Since July 16, 2015, Moscow-backed security forces have been moving the administrative boundary fence dividing the Russian-occupied region of South Ossetia and the rest of Georgia—thereby placing more Georgian territory under Russian control. The most recent incident of this kind took place on August 10. Russia’s actions now place its administrative boundary fence within 550 yards of Georgia’s E60 highway, which is the main road linking the Black Sea to Azerbaijan. The new fence also places a one-mile segment of the BP-operated Baku-Supsa pipeline inside Russian-occupied territory.
Earlier this year, Russia signed so-called integration treaties with South Ossetia and Abkhazia. Among other things, these treaties call for a coordinated foreign policy, the creation of a common security and defense space, and the implementation of a streamlined process for Abkhazians and South Ossetians to receive Russian citizenship. The Georgian Foreign Ministry criticized the treaty as a step toward the “annexation of Georgia’s occupied territories.”
The Long Road to NATO
Georgia was promised eventual membership at the NATO summit in Bucharest in 2008. Since then, not all members of the Alliance have been supportive. This is especially true of those countries inside NATO that have an uncomfortably close relationship with Russia.
Some NATO members are concerned that Georgia’s entry into NATO would trigger an automatic war with Russia over South Ossetia and Abkhazia. Georgian officials say that they are happy to accept a NATO membership arrangement or compromise that excludes the two occupied territories from NATO’s Article 5 security guarantee until the matter is resolved peacefully with the Russians. To demonstrate its commitment, Georgia made a “non-use of force” pledge regarding the occupied territories, which Russia has failed to do.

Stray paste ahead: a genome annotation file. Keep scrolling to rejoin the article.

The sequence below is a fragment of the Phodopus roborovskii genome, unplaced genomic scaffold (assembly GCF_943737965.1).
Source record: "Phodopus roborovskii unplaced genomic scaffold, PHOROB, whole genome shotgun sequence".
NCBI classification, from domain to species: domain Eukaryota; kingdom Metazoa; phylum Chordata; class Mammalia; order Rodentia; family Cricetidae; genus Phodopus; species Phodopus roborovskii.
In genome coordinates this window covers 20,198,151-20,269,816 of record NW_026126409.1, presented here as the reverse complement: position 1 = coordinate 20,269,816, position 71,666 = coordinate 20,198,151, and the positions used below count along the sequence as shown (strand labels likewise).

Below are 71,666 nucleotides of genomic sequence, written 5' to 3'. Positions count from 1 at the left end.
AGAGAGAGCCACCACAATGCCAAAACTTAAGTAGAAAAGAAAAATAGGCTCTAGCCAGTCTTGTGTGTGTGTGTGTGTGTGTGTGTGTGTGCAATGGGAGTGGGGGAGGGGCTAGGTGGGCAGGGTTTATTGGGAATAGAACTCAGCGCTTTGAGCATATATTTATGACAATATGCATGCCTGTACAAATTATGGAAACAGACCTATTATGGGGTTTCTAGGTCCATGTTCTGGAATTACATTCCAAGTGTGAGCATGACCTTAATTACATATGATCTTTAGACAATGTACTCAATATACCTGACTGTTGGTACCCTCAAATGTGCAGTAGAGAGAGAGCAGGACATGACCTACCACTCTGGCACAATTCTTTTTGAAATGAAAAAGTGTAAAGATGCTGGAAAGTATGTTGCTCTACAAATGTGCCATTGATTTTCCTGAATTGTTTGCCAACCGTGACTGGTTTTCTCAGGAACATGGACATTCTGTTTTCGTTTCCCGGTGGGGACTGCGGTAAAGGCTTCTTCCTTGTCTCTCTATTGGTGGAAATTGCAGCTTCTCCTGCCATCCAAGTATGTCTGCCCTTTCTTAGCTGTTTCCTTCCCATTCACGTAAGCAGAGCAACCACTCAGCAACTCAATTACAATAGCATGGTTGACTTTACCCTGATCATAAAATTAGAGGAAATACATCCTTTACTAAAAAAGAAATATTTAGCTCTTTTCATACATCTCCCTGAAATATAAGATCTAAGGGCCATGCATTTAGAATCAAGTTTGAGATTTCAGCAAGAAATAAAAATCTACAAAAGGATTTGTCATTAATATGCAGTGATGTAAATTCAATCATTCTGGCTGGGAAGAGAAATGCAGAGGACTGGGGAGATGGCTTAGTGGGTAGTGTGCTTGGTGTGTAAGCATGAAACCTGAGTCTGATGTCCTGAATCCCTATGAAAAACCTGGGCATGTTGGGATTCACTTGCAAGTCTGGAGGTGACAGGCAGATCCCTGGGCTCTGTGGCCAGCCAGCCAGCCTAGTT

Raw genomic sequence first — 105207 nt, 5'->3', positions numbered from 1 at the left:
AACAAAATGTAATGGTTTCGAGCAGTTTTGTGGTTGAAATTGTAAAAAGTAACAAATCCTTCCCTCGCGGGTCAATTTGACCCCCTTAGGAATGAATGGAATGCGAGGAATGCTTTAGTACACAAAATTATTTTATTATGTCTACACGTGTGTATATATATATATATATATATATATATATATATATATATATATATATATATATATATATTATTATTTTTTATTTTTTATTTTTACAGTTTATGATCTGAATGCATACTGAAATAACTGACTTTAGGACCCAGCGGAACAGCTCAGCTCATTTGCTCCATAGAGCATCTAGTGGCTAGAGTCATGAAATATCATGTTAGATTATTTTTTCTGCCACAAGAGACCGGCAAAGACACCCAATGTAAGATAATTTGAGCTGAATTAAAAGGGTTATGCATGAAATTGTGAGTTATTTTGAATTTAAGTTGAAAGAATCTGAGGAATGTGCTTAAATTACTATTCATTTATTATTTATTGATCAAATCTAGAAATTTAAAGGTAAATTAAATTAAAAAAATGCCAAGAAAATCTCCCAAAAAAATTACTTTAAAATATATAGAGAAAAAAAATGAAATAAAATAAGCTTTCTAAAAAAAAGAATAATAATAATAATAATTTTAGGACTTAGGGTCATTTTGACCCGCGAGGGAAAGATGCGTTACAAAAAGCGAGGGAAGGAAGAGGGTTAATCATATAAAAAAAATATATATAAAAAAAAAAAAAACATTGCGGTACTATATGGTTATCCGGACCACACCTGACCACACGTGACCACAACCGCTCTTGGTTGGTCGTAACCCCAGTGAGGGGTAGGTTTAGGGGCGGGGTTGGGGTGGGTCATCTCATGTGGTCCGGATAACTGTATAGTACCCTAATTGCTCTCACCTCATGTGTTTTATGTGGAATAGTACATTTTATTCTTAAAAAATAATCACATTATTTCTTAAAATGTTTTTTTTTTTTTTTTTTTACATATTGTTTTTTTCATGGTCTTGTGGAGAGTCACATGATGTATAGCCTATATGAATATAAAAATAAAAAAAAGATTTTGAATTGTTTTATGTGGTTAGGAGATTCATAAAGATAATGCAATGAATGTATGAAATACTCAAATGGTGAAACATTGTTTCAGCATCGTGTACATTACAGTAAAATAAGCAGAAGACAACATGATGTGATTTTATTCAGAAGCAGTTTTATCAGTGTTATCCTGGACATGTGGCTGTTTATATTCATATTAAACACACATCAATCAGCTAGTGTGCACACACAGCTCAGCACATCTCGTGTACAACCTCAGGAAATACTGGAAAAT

During the two most recent NATO summits (2012 in Chicago, and 2014 in Wales), Georgia had hoped to receive a Membership Action Plan (MAP) but did not. MAP is a NATO program that offers assistance and practical support tailored to the individual needs of countries wishing to join. MAP was first used in 1999, but there is no requirement for a candidate country to either receive or complete a MAP before joining the Alliance. Even though Georgia does not need a MAP to someday join the Alliance, Russia uses the repeated failure of Georgia to receive a MAP from NATO as a propaganda victory.
Helping Georgia Along the Transatlantic Path
The U.S. should use Khidasheli’s upcoming visit to recognize the important contribution to transatlantic security made by Georgia. The U.S. should: